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The three most common types of solar-electric systems are grid-tied, grid-tied with battery backup, and off-grid (stand-alone). Each has distinct applications and component needs.
Grid-tied solar-electric systems generate solar electricity and route it to the electric utility grid, offsetting a home’s or business’ electrical consumption and, in some instances, even turning the electric meter backwards. Living with a grid-connected solar-electric system is no different than living with grid power, except that some or all of the electricity you use comes from the sun. In many states, the utility credits a homeowner’s account for excess solar electricity produced.
Grid-Tied System
Grid-Tied System with battery backup
Without a battery bank or generator backup for your grid-tied system, when a blackout occurs, your household will be in the dark. To keep some or all of your electric needs like lights, a refrigerator, a well pump, or computer running even when utility power outages occur, many homeowners choose to install a grid-tied system with battery backup. Incorporating batteries into the system requires more components, is more expensive, but for many homeowners who regularly experience utility outages or have critical electrical loads, having a backup energy source is priceless.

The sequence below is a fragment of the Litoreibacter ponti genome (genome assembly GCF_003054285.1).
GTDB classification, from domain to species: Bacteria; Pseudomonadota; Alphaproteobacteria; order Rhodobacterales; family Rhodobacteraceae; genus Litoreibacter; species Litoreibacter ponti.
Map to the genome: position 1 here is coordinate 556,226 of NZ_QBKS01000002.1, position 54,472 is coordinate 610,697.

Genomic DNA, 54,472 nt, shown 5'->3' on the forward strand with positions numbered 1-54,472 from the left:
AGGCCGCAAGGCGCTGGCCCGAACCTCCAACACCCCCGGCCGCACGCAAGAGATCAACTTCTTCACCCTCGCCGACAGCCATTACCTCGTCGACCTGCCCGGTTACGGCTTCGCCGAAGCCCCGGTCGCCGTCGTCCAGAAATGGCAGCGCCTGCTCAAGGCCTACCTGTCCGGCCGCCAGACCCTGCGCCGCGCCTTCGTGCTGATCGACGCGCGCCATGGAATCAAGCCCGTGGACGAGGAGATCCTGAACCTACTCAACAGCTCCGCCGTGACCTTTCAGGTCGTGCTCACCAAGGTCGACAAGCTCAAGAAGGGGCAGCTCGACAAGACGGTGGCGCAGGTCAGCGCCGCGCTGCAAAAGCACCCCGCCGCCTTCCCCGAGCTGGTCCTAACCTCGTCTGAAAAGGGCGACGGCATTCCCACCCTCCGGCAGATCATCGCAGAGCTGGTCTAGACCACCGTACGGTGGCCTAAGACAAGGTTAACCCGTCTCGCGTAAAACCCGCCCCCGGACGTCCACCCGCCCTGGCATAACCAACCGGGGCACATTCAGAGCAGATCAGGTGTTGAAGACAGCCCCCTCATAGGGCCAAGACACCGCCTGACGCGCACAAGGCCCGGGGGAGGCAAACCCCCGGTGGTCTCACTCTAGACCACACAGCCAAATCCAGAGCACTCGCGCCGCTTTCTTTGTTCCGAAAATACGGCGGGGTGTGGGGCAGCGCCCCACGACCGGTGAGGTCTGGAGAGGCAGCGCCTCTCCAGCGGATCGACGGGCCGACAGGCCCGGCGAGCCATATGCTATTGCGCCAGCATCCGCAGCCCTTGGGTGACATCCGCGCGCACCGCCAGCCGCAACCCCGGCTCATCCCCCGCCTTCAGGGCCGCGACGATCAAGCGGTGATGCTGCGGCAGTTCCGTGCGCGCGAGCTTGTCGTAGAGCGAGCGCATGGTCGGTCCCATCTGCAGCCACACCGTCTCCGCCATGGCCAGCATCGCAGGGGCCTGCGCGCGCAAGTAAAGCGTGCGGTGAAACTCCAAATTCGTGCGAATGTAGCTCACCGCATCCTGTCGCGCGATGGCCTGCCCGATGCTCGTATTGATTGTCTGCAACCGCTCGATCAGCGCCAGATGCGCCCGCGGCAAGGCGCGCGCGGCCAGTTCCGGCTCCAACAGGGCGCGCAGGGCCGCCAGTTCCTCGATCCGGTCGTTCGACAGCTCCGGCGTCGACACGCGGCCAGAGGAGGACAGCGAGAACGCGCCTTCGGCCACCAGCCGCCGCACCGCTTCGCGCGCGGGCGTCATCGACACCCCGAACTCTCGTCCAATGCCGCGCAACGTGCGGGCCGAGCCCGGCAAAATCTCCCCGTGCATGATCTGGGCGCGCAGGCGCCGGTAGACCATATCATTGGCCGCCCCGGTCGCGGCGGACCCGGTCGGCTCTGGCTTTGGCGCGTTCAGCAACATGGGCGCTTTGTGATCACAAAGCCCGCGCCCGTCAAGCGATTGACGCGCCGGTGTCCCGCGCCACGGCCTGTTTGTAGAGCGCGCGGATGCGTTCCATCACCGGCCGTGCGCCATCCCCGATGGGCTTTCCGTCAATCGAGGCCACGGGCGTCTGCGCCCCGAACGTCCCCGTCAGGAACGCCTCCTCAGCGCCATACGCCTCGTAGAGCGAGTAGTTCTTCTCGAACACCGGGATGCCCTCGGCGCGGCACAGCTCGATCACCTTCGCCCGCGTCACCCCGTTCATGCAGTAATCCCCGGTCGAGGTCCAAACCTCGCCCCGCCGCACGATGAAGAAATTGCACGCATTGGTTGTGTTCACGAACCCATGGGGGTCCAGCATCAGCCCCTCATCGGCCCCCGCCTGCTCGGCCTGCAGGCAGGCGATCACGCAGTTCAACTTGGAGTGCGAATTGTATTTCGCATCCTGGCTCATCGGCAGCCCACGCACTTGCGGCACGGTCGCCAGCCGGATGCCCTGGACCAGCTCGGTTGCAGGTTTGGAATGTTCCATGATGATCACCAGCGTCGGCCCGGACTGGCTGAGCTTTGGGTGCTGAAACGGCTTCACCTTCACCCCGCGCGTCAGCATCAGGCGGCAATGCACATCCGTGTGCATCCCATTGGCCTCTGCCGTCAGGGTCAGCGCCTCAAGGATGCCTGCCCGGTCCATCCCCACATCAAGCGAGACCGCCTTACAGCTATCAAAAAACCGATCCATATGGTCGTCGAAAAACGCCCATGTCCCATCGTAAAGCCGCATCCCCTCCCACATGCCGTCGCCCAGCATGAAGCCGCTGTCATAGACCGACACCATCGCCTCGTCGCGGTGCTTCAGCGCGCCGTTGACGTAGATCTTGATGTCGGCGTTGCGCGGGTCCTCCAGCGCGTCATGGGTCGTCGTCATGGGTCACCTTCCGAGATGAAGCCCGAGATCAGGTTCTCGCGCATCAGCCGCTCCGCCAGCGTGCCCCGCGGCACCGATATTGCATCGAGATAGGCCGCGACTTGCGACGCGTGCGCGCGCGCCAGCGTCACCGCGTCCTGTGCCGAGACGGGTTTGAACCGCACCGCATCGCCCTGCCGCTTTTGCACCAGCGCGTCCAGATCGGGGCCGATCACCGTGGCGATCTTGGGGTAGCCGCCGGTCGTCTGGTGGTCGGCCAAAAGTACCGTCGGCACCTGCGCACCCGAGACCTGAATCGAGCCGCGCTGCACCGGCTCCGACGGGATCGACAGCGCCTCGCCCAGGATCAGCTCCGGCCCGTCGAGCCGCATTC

Off-Grid System
Although they are more common in remote locations without utility grid service, off-grid solar-electric systems can work anywhere. These systems operate independently from the grid to provide all of a household’s electricity. That means no electric bills and no blackouts. People choose to live off-grid for a variety of reasons, including the prohibitive cost of bringing utility lines to remote homesites, the appeal of an independent lifestyle, or the general reliability a solar-electric system provides. Those who choose to live off-grid often need to make adjustments to when and how they use electricity, so they can live within the limitations of the system’s design. This doesn’t necessarily imply doing without, but rather is a shift to a more conscientious use of electricity.